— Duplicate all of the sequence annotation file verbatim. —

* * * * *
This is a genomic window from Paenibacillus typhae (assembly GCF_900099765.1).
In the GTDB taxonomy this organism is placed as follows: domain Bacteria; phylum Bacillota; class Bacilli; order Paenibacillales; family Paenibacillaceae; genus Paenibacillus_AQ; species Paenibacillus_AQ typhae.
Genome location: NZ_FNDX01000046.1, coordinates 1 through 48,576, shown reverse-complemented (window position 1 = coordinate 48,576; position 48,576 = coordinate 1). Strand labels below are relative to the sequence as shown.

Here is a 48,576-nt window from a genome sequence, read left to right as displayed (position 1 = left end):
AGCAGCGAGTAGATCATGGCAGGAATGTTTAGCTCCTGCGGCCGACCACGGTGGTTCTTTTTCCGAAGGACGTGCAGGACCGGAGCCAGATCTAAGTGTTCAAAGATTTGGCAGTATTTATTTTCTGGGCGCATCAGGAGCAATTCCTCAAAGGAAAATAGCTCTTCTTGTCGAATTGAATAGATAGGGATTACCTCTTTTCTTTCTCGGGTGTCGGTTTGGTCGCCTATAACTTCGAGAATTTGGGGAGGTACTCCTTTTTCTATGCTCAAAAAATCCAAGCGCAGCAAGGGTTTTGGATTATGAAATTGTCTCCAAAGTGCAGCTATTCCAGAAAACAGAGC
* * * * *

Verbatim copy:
This is a genomic window from Paenibacillus typhae (assembly GCF_900099765.1).
In the GTDB taxonomy this organism is placed as follows: domain Bacteria; phylum Bacillota; class Bacilli; order Paenibacillales; family Paenibacillaceae; genus Paenibacillus_AQ; species Paenibacillus_AQ typhae.
Genome location: NZ_FNDX01000046.1, coordinates 1 through 48,576, shown reverse-complemented (window position 1 = coordinate 48,576; position 48,576 = coordinate 1). Strand labels below are relative to the sequence as shown.

Here is a 48,576-nt window from a genome sequence, read left to right as displayed (position 1 = left end):
AGCAGCGAGTAGATCATGGCAGGAATGTTTAGCTCCTGCGGCCGACCACGGTGGTTCTTTTTCCGAAGGACGTGCAGGACCGGAGCCAGATCTAAGTGTTCAAAGATTTGGCAGTATTTATTTTCTGGGCGCATCAGGAGCAATTCCTCAAAGGAAAATAGCTCTTCTTGTCGAATTGAATAGATAGGGATTACCTCTTTTCTTTCTCGGGTGTCGGTTTGGTCGCCTATAACTTCGAGAATTTGGGGAGGTACTCCTTTTTCTATGCTCAAAAAATCCAAGCGCAGCAAGGGTTTTGGATTATGAAATTGTCTCCAAAGTGCAGCTATTCCAGAAAACAGAGC